Following a record-breaking year, container volumes at the Port of Tacoma continue to grow rapidly. Through the end of May, the ports total container throughput is 28 percent ahead of the same period in 2002 – more than double the average growth at other West Coast ports (roughly 13 percent).
These numbers are remarkable, said Andrea Riniker, the ports executive director. All 2003 projections pointed to moderate growth after last years record volumes, but our throughput has never slowed, and we continue to set weekly records for intermodal lifts as we build for another record-breaking year. All of our international carriers have posted significant increases in container throughput. The ability of our port to keep ahead of this pace is a tribute to our labor partners, service providers, our employees and the commitment of our Port Commission to invest in facilities to handle this growth.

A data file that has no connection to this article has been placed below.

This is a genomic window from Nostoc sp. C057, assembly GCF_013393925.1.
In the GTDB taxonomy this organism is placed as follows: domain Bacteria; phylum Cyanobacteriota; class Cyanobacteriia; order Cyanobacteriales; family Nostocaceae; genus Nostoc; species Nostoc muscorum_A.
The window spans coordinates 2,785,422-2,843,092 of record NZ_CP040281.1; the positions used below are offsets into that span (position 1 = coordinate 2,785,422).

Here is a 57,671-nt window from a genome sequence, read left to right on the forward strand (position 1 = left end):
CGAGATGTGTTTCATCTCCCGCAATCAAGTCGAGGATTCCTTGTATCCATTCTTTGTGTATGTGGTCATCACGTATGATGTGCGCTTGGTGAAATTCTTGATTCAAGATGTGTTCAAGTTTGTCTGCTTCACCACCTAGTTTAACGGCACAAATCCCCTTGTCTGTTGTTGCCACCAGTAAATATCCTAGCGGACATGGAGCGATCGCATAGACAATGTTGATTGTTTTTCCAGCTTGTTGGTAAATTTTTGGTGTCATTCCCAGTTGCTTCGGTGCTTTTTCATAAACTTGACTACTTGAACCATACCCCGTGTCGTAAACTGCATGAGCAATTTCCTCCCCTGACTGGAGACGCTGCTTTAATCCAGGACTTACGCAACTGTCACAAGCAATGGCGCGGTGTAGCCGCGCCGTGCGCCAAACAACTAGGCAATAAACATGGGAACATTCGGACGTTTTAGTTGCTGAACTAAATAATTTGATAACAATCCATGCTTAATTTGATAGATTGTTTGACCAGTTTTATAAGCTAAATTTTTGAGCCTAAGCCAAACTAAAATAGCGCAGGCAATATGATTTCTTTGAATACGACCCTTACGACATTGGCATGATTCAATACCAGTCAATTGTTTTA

In Tacoma, the outfall of the October 2002 port closure may now be a contributing factor in the ports 2003 growth. We believe that many shippers and steamship lines are further diversifying their ports of entry after coping with extreme intermodal congestion after the ports re-opened, said Doug Ljungren, the ports business planning manager.
Following the October port closure, Tacomas longshore labor, railways, stevedores and other service providers worked together to clear congestion. The post-shutdown productivity was remarkable, said Ljungren. Shippers really took note of our performance and our ability to efficiently move cargo to inland markets. As a result, the Port of Tacoma is now benefiting.
Productivity may also play a key role in the ports recent success, says Riniker, noting that Evergreens current terminal (Terminal 4) boasts an average per-acre productivity of 7,300 TEUs – nearly double the West Coast average.